CLICK HERE TO READ THE ATTENUATOR FAQ
This attenuator has three knobs for tonal control. The main volume is controlled by the BASS knob. Then to control the mids and treble, use the MIDDLE knob and TREBLE knob. The middle and treble controls are always dependent on the main volume control. Be aware that the higher the setting on the main knob, the less the effect of the treble compensation. For instance, if you turn the main knob all the way to 10, you’ll notice very little change in the tone as you turn the treble compensation from one end to the other. The line out signal EQ is dependent on your amplifier settings, with only a volume and tone control on the unit.
May be used on 4, 8, and 16 ohm amplifiers. This MASS III is unique in that it has an actual tone stack for the speaker signal — BASS – MIDS – TREBLE. It also has the internal speaker motor for the load, and has a variable line out signal with volume and tone. The unit has two speaker output jacks to support multiple cabinets. The three tone controls can take the signal from whisper quiet to full on with slight humps in the bass, mids, and treble.
Additionally, the MASS III has an active bypass circuit with a footswitch so you can run attenuated or bypassed. The power pack for the switching relays is a 7.5VDC wall wart. With no power applied, the attenuator is still usable. The power is just for the footswitch circuitry. We include the power plug but the footswitch itself is not included. You can use any latching footswitch, including one incorporated in a multi-effect floor unit.
There is an option to add a headphone output, and this adds an extra jack with an independent volume control.
Like all Weber attenuators, you can turn all attenuator controls to zero, pull the speaker, and just use the line out, making the MASS III a dummy load.
Optional wings may be employed for rackmounting the MASS III. Attach these wings to the sides of your attenuator, and you can mount it in a standard 19″ rack. Uses two rack spaces. Must place the attenuator on the topmost spaces of the rack to allow proper ventilation.
This item is hand-built to order, to ensure the best attention to detail is paid to its construction. We build them one at a time, on a table – not hundreds at a time on an assembly line. This allows us to reduce the margin for error and produce an overall higher-quality product. Please allow at least 7-10 business days for your order to be built and then shipped.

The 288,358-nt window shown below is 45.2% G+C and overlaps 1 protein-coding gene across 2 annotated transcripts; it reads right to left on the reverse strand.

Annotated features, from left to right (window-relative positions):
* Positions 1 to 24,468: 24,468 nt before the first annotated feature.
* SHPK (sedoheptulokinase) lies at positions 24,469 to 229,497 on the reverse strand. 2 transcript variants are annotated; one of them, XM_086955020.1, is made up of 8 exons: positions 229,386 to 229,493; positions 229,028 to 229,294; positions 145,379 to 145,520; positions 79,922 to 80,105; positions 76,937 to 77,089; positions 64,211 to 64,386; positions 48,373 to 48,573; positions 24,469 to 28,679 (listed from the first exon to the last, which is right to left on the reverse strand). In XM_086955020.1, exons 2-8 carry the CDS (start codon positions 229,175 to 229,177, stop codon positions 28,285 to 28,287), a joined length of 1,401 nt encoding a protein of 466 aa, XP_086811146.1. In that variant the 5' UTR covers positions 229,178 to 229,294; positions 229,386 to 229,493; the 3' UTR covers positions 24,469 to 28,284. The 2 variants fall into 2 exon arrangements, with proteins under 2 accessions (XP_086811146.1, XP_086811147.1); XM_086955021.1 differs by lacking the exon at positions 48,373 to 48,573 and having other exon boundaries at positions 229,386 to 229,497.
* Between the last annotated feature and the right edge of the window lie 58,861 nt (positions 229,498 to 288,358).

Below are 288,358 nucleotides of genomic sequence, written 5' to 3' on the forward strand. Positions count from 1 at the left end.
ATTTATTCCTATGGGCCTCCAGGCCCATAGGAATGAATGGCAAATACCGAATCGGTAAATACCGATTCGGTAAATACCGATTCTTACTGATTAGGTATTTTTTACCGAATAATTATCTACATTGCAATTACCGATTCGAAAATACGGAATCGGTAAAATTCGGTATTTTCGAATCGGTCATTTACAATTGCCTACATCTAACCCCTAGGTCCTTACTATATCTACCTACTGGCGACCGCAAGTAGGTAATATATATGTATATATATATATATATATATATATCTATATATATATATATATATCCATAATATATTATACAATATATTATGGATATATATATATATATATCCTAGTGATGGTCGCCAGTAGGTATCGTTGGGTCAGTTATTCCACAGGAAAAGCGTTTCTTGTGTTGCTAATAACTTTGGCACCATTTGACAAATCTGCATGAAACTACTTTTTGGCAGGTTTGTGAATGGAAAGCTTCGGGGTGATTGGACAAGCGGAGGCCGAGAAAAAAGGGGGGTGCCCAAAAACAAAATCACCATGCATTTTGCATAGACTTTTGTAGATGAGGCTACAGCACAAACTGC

IMPORTANT NOTE ABOUT HIGH GAIN AMPS*: *if you have a Fender or similar amp, and play with cleaner tones, this part does not apply to you. High gain amps such as Marshall or clones (with heavy distortion) are hard on attenuators. Unfortunately, an amp’s volume dial is not a good indicator of how much power is being produced. Many amps can reach full power at 3 or 4 on the volume dial, so it is a good suggestion to get an attenuator with 4x the power handling. For example, if you have a 50w high gain amp, you should opt for the MASS 200. If you have a 100w amp, you should still go with the MASS 200 but you should not crank the amp.
1) do not attenuate too far down. this puts a lot of power through a very small section of the volume rheostat which can cause it to fail
2) also do not turn your amp all the way up. even if you’re just knocking a little off the top with the attenuator, it’s a good idea to keep the amp somewhere in the middle at most. it’s best to find the lowest volume on the amp that is the acceptable tone to you, and then use the attenuator to bring it the rest of the way.
CABLES: for combo amps, most people like to set the unit on top of the amp. sometimes there is enough slack in the speaker wire to reach and sometimes there isn’t. these cables will make it work for you: GMC2P and GMC2E If the speaker is hardwired, then you need the PV30MH. (click the links to view them, and add to your order if you need them.)